All south and south West spots have very reliable swell from April to October. And from October to march north swell hit the coast. This means that during the south swell season you'll be surfing around Lima or Trujillo and during the north window you'll want to head to the northern region.

Surfing in Peru

Water Temperature

During spring and fall, short sleeves are fine, although long sleeves will work for the early or late sessions. During winter time a 3/2mm rubber is OK. Booties are a great help to keep feet warm and protect them from rocks and shelves.

Water temperature is not as cold as northern California but cold enough. From Trujillo down you'll want a 3/2 and if you get up north to Lobitos or Mancora you can shed the suit and surf in your shorties.

Surfing In Peru

Going north or south? There're tons of waves around Lima, but I wouldn't hang too long in that city, it's kind of a shit hole. No offense to any Peruvians that might be reading this, because you have so many beautiful places in that country, but Lima isn't one of them. If you do get stuck in Lima, There are some waves in the city, but the water is nasty and the crowds are horrific.

Now once you get out of the city and drive to the south you'll find yourself in an entirely different situation with tons of surf along beautiful shoreline scattered amongst the small villages of the countryside. My advice it to get the fuck out of Lima as quick as possible.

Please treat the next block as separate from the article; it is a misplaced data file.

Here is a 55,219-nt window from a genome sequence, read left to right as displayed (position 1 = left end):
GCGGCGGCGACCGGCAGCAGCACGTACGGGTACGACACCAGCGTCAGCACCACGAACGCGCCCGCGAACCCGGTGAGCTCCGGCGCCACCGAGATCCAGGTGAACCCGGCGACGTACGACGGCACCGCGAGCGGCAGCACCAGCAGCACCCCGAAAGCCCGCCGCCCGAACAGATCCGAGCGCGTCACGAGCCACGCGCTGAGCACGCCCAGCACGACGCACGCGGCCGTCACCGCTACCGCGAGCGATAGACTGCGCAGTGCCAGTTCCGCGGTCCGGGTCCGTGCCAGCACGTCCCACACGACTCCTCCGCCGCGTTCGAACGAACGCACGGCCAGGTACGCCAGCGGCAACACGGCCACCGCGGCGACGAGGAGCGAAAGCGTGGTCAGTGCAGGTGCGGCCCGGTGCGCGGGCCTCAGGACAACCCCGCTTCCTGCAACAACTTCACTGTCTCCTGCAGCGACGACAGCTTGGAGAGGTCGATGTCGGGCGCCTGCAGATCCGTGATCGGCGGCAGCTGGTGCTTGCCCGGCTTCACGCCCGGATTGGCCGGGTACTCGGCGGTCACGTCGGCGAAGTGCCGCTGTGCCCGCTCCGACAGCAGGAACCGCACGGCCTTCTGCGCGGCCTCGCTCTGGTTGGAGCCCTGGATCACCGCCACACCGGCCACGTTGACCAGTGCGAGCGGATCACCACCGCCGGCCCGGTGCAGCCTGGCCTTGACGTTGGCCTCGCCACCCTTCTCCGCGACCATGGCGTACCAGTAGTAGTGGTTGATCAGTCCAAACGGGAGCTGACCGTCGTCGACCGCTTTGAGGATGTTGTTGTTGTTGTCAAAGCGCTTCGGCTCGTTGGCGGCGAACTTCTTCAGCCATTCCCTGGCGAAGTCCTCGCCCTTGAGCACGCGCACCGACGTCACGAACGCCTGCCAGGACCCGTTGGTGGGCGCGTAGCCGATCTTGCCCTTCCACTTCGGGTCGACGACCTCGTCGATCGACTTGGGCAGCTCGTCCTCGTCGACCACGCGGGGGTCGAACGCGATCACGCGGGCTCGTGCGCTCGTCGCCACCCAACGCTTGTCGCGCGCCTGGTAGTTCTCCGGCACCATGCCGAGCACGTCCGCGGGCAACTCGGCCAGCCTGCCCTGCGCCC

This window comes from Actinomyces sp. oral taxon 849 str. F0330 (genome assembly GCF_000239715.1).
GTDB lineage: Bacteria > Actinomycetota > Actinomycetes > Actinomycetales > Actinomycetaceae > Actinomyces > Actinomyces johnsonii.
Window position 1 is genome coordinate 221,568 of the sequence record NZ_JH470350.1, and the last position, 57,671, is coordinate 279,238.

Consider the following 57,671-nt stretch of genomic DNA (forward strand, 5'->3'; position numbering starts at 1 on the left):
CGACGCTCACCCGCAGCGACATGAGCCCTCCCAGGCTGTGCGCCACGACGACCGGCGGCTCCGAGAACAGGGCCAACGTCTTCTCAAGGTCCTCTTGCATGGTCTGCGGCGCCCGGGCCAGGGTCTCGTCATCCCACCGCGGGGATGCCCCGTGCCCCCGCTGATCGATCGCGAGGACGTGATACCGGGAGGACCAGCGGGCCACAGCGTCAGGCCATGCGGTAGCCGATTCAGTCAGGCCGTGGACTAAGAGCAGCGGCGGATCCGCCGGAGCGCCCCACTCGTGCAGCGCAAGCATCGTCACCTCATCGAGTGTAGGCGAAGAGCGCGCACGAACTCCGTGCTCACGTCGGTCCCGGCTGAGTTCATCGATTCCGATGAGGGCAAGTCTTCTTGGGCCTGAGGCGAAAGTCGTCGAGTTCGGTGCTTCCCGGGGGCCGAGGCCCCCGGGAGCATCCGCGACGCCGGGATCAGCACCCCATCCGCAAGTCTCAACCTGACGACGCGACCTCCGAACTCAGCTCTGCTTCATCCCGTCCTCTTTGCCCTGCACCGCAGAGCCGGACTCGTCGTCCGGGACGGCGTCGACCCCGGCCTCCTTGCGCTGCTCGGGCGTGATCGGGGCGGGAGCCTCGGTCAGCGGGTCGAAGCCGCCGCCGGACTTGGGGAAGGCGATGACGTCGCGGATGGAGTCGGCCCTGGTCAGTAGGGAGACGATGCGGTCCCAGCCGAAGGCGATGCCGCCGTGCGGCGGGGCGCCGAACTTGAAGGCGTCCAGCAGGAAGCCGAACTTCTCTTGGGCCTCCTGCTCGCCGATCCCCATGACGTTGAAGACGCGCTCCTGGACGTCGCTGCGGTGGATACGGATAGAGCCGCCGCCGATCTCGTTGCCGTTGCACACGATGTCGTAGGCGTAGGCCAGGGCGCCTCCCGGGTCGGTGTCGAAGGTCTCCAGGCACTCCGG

Surfing in Peru

Surfing in Peru PC:  

You should always be prepared to charge large waves if you are going south of Lima, but if you do not surf this size, still there are many breaks with fun waves. South of Lima is a perfect party place during summer and weekends are really busy.

Surfing in Peru  If you wake up early, you can go surf while everyone is going back home after the nightlong party.

Your main decision when visiting Peru, is to either go north or south. Well actually, the decision is to either go south to the southern part of the north section or to the extreme North.

If you've read this article you know that I favor the beaches around Trujillo, but if you decide that you want a different kind of trip (and one not including Peru’s best wave) then you can decide to go South of Lima or to the beaches around Lobitos.

Side Trip To Machu Picchu

Surfing in Peru